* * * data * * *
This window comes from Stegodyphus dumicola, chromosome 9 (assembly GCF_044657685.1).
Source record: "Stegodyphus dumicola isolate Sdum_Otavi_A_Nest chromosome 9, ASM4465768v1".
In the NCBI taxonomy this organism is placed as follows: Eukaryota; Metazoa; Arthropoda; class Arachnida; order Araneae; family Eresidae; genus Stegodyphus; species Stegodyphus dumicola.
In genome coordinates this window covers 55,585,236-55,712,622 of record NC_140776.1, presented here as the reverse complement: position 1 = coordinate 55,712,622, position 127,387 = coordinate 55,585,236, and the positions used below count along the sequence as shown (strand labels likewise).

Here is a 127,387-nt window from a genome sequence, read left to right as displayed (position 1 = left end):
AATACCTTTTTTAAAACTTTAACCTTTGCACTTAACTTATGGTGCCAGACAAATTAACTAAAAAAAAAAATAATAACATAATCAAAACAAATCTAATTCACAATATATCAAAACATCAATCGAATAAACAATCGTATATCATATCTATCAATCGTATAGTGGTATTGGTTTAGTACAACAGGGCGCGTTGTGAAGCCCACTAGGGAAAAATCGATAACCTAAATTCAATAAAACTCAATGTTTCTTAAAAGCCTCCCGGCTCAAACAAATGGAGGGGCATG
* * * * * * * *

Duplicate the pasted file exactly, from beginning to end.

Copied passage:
This window comes from Stegodyphus dumicola, chromosome 9 (assembly GCF_044657685.1).
Source record: "Stegodyphus dumicola isolate Sdum_Otavi_A_Nest chromosome 9, ASM4465768v1".
In the NCBI taxonomy this organism is placed as follows: Eukaryota; Metazoa; Arthropoda; class Arachnida; order Araneae; family Eresidae; genus Stegodyphus; species Stegodyphus dumicola.
In genome coordinates this window covers 55,585,236-55,712,622 of record NC_140776.1, presented here as the reverse complement: position 1 = coordinate 55,712,622, position 127,387 = coordinate 55,585,236, and the positions used below count along the sequence as shown (strand labels likewise).

Here is a 127,387-nt window from a genome sequence, read left to right as displayed (position 1 = left end):
AATACCTTTTTTAAAACTTTAACCTTTGCACTTAACTTATGGTGCCAGACAAATTAACTAAAAAAAAAAATAATAACATAATCAAAACAAATCTAATTCACAATATATCAAAACATCAATCGAATAAACAATCGTATATCATATCTATCAATCGTATAGTGGTATTGGTTTAGTACAACAGGGCGCGTTGTGAAGCCCACTAGGGAAAAATCGATAACCTAAATTCAATAAAACTCAATGTTTCTTAAAAGCCTCCCGGCTCAAACAAATGGAGGGGCATG